Israel Planned to Attack Iran and Start a War, Former Spy Chief Says

Israel planned to bomb Iran and initiate an all-out conflict in the Middle East, according to Israeli Prime Minister Benjamin Netanyahu's former head of intelligence, who said he believed the move may have been illegal.

Tamir Pardo, who served as head of Israeli spy agency Mossad from 2011 to 2016, told local investigative program Uvda in an interview set to air Thursday that Netanyahu instructed his military command in 2011 to prepare for a strike against longtime foe Iran, which Israel has accused of developing nuclear weapons and supporting militant groups abroad. Pardo said then-Israeli chief of staff Benny Gantz informed the prime minister that the armed forces would be ready within 15 days.

"It's not something that you're permitted to do just for practice," Pardo said of Netanyahu's request, according to the Times of Israel. "If someone does that then it has two [possible] purposes: One purpose is that he really means [to attack] and the other option is that he is sending a signal, that someone out there should know," he added, suggesting it may have been a message to the U.S.

"In matters like these you have to believe people, they are the pilots," Pardo said in reference to Netanyahu and his administration. "So when he tells you, 'Begin a countdown process,' you understand that he isn't playing games with you. These things have tremendous implications."

Israeli Merkava tanks are seen in a deployment area near the Syrian border in the Israel-occupied Golan Heights, on May 10. After a rocket barrage targeted Israeli forces in the Syrian territory, Israeli jets conducted the largest air campaign in Syria since 1973 against what Israel said were Iranian forces. MENAHEM KAHANA/AFP/Getty Images

Pardo said that his first instinct was to look into the legality of the measure, which he said he would need to be "certain" was legal before carrying out, even though he was supposed to do so without question. He described the measure as tantamount to "launching a war," according to the Associated Press, and said he and Gantz ultimately protested.

In an interview last June, former Israeli Defense Minister Ehud Barack told Israeli news site Ynet that he was a fervent supporter of attacking Iran at the time and that he was "more of a hawk than Netanyahu" on the issue. He said he faced opposition from various Israeli cabinet members, including Pardo's predecessor, Meir Dagan. Shortly after leaving the post in 2011, Dagan called Israeli plans to attack Iranian nuclear facilities "a stupid idea," as The New York Times reported.

Related: U.S. gave Jerusalem to Israel, will Syria's Golan Heights be next?

No overt Israeli war on Iran was launched. Instead, Iran's nuclear program suffered a devastating campaign of targeted assassinations that a number of outlets—including Newsweek and Politico— tied to the Mossad, Israel's intelligence agency. Between 2010 and 2012, four Iranian nuclear scientists were slain and another injured by assailants using bombs and gunfire. Israel has neither confirmed nor denied its responsibility. Iran has claimed its nuclear program was strictly for peaceful purposes, but the U.S., Israel and Saudi Arabia have cast doubt on this narrative.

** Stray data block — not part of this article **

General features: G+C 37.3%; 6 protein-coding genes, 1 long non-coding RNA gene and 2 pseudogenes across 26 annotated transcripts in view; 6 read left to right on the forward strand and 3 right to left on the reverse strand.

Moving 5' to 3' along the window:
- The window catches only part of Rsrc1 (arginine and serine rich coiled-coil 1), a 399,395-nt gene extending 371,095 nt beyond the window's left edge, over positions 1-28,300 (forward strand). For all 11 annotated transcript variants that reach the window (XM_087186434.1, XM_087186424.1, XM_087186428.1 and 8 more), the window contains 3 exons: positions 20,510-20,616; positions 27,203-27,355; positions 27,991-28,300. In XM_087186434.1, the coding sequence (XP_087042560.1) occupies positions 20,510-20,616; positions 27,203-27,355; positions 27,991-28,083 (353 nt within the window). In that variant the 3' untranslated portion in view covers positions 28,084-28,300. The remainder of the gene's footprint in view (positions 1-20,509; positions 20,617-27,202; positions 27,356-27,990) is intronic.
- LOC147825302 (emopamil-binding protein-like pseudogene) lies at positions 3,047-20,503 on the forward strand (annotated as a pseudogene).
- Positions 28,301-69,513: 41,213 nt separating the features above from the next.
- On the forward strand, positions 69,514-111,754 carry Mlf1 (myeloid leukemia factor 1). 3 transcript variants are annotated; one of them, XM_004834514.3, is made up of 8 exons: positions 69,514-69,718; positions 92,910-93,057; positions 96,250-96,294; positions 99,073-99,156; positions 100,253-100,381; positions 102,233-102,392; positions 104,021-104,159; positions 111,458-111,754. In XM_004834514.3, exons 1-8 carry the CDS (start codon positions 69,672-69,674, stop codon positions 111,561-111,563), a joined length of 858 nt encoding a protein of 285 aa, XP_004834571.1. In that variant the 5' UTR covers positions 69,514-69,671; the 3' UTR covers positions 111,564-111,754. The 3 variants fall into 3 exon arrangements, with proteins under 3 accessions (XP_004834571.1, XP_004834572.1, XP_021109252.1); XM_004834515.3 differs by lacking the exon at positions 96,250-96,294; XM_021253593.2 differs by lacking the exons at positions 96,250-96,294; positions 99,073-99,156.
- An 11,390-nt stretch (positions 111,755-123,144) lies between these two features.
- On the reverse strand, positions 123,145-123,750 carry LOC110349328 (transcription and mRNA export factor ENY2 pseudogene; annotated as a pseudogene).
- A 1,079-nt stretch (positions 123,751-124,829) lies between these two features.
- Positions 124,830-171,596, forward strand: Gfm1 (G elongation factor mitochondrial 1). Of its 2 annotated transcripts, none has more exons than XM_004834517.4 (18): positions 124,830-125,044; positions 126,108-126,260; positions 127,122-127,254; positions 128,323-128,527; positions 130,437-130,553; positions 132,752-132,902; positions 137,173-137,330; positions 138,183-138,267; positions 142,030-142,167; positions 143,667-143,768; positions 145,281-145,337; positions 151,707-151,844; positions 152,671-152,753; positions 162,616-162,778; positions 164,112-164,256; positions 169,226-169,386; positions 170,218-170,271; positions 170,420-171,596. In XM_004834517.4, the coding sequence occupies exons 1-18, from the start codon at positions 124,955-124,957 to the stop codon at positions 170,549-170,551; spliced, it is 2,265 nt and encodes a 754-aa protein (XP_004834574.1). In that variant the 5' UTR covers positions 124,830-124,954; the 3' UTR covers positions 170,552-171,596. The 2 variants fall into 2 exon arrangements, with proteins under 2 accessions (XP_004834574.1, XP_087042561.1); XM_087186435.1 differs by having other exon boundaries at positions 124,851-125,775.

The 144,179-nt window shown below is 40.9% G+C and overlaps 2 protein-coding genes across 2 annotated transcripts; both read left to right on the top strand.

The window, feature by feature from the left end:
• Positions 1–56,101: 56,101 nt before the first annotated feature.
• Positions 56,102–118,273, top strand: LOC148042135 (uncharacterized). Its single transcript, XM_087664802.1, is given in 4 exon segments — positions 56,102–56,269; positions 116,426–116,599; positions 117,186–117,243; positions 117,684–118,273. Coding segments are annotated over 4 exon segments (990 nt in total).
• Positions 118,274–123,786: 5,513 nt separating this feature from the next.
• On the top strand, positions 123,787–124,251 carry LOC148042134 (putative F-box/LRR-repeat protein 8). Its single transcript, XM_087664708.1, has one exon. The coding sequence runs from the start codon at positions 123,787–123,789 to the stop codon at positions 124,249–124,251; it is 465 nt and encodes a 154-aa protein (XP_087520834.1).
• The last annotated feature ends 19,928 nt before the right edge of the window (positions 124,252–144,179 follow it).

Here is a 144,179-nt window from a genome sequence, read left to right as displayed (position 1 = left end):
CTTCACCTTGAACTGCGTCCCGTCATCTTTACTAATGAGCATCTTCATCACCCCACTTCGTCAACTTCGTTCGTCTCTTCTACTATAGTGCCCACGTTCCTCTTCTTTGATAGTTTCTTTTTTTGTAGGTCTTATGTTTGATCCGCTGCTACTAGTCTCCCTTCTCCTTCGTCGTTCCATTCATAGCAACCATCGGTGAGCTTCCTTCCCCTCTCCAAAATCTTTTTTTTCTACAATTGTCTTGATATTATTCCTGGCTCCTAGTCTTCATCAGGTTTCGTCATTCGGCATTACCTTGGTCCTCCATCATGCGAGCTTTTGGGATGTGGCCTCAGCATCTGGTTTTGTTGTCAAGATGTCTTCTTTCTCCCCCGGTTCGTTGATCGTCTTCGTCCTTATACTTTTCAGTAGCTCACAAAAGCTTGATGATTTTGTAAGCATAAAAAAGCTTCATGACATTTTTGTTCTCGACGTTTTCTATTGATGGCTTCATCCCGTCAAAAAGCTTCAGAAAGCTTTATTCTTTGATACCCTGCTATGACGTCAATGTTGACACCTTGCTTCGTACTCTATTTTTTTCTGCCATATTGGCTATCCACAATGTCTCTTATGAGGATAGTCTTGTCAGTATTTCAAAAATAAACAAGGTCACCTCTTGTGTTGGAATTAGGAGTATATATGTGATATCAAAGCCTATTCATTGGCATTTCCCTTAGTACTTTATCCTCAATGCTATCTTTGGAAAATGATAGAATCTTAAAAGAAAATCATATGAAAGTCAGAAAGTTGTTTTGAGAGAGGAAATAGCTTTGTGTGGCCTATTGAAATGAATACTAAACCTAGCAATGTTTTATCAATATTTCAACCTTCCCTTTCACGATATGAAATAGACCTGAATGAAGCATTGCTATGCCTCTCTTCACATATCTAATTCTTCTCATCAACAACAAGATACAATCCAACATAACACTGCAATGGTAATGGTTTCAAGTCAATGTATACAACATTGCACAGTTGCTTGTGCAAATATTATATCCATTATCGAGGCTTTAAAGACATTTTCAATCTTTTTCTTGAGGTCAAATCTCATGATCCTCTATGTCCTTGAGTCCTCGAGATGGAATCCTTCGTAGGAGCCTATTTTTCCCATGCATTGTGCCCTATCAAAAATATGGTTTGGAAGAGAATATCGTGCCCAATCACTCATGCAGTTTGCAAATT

The U.S. led an extensive campaign of international sanctions against Iran until reaching an unprecedented multilateral nuclear agreement that included China, Germany, France and the U.K. in 2015. The deal would lift nuclear-related sanctions against Iran in exchange for its limiting its nuclear production. Despite the International Atomic Energy Agency verifying Iran's compliance and pleas from the accord's other signatories, President Donald Trump exited the deal earlier this month.

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A map locates Israeli airstrikes on Syria in May and includes control areas as of April 17. Israel justifies violations of Lebanese and Syrian airspace by arguing such attacks are necessary to protect its national security. INSTITUTE FOR THE STUDY OF WAR/MAPS4NEWS/ISRAELI DEFENSE FORCES/REUTERS

Shortly after Trump announced he was leaving the deal, Israel conducted new airstrikes against suspected Iranian positions in neighboring Syria, where Iran and Russia support Syrian President Bashar al-Assad against rebels and jihadis who rose up in a 2011 uprising backed by the West, Gulf Arab states and Turkey. Israel has said it remained neutral in the conflict, but it has reportedly offered support to rebels operating near the occupied Golan Heights and has launched airstrikes against Iranian forces and Iran-backed Shiite Muslim militias such as the Lebanese Hezbollah.

The conflict escalated significantly after rockets from Syria targeted Israeli forces in the Golan Heights, compelling Israel to launch its biggest bombing campaign in Syria since the 1973 Yom Kippur War. The U.S., Russia and Jordan are reportedly seeking to strike a deal that would see all Syrian and non-Syrian militias withdrawn from the country's southern borders in exchange for insurgents being relocated to rebel-held Idlib, in the north, the Syrian military reclaiming territory in the south and, potentially, the dismantling of a U.S. military base near Syria's border with Jordan and Iraq.